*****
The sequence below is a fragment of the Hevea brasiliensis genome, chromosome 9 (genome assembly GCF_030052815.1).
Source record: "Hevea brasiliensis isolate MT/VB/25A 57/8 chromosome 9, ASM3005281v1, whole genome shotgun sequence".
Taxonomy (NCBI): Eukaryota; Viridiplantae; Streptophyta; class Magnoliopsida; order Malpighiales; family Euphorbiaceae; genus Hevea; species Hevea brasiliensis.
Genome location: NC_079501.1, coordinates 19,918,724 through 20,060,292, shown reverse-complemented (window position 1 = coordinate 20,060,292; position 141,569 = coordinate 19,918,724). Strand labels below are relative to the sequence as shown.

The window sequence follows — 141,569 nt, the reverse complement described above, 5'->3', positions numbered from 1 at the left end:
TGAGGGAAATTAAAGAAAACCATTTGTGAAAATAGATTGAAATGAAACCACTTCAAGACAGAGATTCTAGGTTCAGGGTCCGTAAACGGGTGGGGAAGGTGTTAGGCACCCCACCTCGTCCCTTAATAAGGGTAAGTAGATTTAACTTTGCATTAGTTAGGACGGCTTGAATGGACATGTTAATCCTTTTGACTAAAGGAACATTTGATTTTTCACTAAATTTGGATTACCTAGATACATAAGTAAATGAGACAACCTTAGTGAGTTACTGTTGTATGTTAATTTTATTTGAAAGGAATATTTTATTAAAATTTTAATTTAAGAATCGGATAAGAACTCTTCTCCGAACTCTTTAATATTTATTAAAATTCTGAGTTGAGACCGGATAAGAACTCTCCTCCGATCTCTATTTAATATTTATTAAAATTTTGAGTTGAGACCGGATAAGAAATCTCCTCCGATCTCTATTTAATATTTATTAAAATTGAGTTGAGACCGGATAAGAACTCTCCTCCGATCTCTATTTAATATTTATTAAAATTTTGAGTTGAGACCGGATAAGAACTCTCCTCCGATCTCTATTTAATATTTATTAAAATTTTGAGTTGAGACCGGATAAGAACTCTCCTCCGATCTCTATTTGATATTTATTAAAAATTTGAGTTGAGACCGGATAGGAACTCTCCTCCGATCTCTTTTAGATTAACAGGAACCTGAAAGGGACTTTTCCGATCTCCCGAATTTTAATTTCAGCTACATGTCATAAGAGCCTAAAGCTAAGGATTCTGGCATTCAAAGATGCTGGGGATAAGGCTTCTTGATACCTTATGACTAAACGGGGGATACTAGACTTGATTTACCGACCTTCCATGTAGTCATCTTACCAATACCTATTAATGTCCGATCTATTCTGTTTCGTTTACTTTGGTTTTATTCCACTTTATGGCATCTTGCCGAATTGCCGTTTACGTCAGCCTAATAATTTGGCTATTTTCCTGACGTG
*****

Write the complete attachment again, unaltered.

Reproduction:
The sequence below is a fragment of the Hevea brasiliensis genome, chromosome 9 (genome assembly GCF_030052815.1).
Source record: "Hevea brasiliensis isolate MT/VB/25A 57/8 chromosome 9, ASM3005281v1, whole genome shotgun sequence".
Taxonomy (NCBI): Eukaryota; Viridiplantae; Streptophyta; class Magnoliopsida; order Malpighiales; family Euphorbiaceae; genus Hevea; species Hevea brasiliensis.
Genome location: NC_079501.1, coordinates 19,918,724 through 20,060,292, shown reverse-complemented (window position 1 = coordinate 20,060,292; position 141,569 = coordinate 19,918,724). Strand labels below are relative to the sequence as shown.

The window sequence follows — 141,569 nt, the reverse complement described above, 5'->3', positions numbered from 1 at the left end:
TGAGGGAAATTAAAGAAAACCATTTGTGAAAATAGATTGAAATGAAACCACTTCAAGACAGAGATTCTAGGTTCAGGGTCCGTAAACGGGTGGGGAAGGTGTTAGGCACCCCACCTCGTCCCTTAATAAGGGTAAGTAGATTTAACTTTGCATTAGTTAGGACGGCTTGAATGGACATGTTAATCCTTTTGACTAAAGGAACATTTGATTTTTCACTAAATTTGGATTACCTAGATACATAAGTAAATGAGACAACCTTAGTGAGTTACTGTTGTATGTTAATTTTATTTGAAAGGAATATTTTATTAAAATTTTAATTTAAGAATCGGATAAGAACTCTTCTCCGAACTCTTTAATATTTATTAAAATTCTGAGTTGAGACCGGATAAGAACTCTCCTCCGATCTCTATTTAATATTTATTAAAATTTTGAGTTGAGACCGGATAAGAAATCTCCTCCGATCTCTATTTAATATTTATTAAAATTGAGTTGAGACCGGATAAGAACTCTCCTCCGATCTCTATTTAATATTTATTAAAATTTTGAGTTGAGACCGGATAAGAACTCTCCTCCGATCTCTATTTAATATTTATTAAAATTTTGAGTTGAGACCGGATAAGAACTCTCCTCCGATCTCTATTTGATATTTATTAAAAATTTGAGTTGAGACCGGATAGGAACTCTCCTCCGATCTCTTTTAGATTAACAGGAACCTGAAAGGGACTTTTCCGATCTCCCGAATTTTAATTTCAGCTACATGTCATAAGAGCCTAAAGCTAAGGATTCTGGCATTCAAAGATGCTGGGGATAAGGCTTCTTGATACCTTATGACTAAACGGGGGATACTAGACTTGATTTACCGACCTTCCATGTAGTCATCTTACCAATACCTATTAATGTCCGATCTATTCTGTTTCGTTTACTTTGGTTTTATTCCACTTTATGGCATCTTGCCGAATTGCCGTTTACGTCAGCCTAATAATTTGGCTATTTTCCTGACGTG